Representation of Heretics in the Western Art of the Middle Ages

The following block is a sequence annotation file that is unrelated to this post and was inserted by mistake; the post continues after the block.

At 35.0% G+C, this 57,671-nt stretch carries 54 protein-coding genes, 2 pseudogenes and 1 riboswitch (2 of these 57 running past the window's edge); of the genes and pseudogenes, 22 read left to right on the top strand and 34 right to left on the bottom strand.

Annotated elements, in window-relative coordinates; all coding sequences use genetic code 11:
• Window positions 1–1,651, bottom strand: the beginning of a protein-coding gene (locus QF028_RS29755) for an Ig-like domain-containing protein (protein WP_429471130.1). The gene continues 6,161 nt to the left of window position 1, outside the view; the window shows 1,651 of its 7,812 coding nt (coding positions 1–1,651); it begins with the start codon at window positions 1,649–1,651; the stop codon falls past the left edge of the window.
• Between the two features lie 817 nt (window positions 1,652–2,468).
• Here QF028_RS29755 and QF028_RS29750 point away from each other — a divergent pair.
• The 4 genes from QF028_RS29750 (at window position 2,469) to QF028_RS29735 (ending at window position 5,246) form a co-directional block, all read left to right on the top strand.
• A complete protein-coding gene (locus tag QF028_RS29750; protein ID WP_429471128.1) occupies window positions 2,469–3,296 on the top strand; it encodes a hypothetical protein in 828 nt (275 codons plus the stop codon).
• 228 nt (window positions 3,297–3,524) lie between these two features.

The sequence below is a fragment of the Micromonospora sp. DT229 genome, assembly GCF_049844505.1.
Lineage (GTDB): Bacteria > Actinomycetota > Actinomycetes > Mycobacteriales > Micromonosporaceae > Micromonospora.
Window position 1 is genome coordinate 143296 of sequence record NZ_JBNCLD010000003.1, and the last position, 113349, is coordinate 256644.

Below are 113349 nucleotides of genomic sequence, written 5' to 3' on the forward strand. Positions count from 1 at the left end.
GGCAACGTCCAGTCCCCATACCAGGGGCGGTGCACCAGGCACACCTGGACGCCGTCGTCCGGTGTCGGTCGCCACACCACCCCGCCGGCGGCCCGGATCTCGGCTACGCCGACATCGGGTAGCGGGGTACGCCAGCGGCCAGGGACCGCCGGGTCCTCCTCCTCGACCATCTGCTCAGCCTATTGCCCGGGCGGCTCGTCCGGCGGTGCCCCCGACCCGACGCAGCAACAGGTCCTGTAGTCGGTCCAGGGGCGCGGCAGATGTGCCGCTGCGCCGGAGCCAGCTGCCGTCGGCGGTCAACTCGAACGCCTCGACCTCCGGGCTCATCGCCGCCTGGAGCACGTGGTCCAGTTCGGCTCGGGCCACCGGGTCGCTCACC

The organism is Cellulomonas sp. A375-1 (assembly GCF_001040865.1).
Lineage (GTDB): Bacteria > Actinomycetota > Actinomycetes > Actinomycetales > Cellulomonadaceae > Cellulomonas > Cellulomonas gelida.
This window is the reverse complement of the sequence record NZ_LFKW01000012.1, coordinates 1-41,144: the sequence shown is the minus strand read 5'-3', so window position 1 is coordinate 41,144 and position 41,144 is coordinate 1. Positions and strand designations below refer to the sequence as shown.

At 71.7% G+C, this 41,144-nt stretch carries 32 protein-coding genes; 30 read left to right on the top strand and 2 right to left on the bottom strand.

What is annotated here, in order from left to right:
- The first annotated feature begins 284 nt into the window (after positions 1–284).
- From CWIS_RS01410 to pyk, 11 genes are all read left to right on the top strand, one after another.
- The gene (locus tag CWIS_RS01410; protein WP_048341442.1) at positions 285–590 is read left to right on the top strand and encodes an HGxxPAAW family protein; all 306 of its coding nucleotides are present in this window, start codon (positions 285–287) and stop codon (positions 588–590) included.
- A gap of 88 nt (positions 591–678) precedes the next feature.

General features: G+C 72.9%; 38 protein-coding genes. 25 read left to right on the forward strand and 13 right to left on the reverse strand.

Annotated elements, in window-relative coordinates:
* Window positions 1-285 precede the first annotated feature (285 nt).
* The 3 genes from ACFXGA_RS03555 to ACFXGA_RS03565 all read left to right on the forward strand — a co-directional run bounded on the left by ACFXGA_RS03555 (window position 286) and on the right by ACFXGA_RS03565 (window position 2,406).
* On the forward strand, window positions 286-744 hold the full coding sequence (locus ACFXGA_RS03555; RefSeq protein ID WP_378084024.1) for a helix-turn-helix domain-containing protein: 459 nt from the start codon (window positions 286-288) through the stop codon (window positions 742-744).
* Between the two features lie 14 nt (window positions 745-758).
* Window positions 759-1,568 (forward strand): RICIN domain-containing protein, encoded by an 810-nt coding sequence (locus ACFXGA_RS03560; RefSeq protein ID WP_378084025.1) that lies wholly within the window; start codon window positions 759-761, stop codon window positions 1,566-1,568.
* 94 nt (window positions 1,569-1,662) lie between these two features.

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While the phenomenon of heresy played a significant role in medieval society, it also found its reflection and interpretation in art. The present article concerns schemata of composition applied in representations which have an anti-heretical topic, or only theme, and attempts to define the figure of a heretic through costume or physiognomy. Also, it strives to answer the question to what extent medieval art reflected the stereotype, prevalent in contemporary literature, of a heretic. A discussion between representatives of the Roman church and heretics is the topic of, among others, the mid-11th-century miniatures on frontispieces of manuscripts from the Mont St. Michel monastery (St. Augustine in conversation with Manicheans). Such discussion is a topic frequent also in art of the late Middle Ages. Among saints who due to their activity had to deal with heretics, St. Peter the Martyr and St. Dominic seem to be the most representative. It is possible to ascertain that artists attempted to identify heretics especially through their costume, facial expression and gestures.Depicting heretics in an Oriental costume is a phenomenon typical only for the late-medieval art. The earlier artists also tried to distinguish and define a heretic through dress, but they presented this figure usually in layman's clothing, which contrasted with the clerical dress proudly worn by his Catholic adversary.The fact that heretics, Jews, Muslims and sorcerers are represented in art in a similar way not only attests to the conviction that many heresies were of Eastern origin, but also refers to the division of the world introduced by St. Augustine. Catholic authors placed heretics, together with the Jews, unbelievers, heathens, sinners, criminals, bandits and sorcerers, in the devil's realm. Books are frequently an attribute of heretics, and almost always of heresiarchs. Heretic writings are confronted with and defeated by orthodox texts in the same way the person of a heresiarch is defeated by a representative of the Roman Church. They are often depicted lying cover up on the ground, thus displaying their own falsity and failure.
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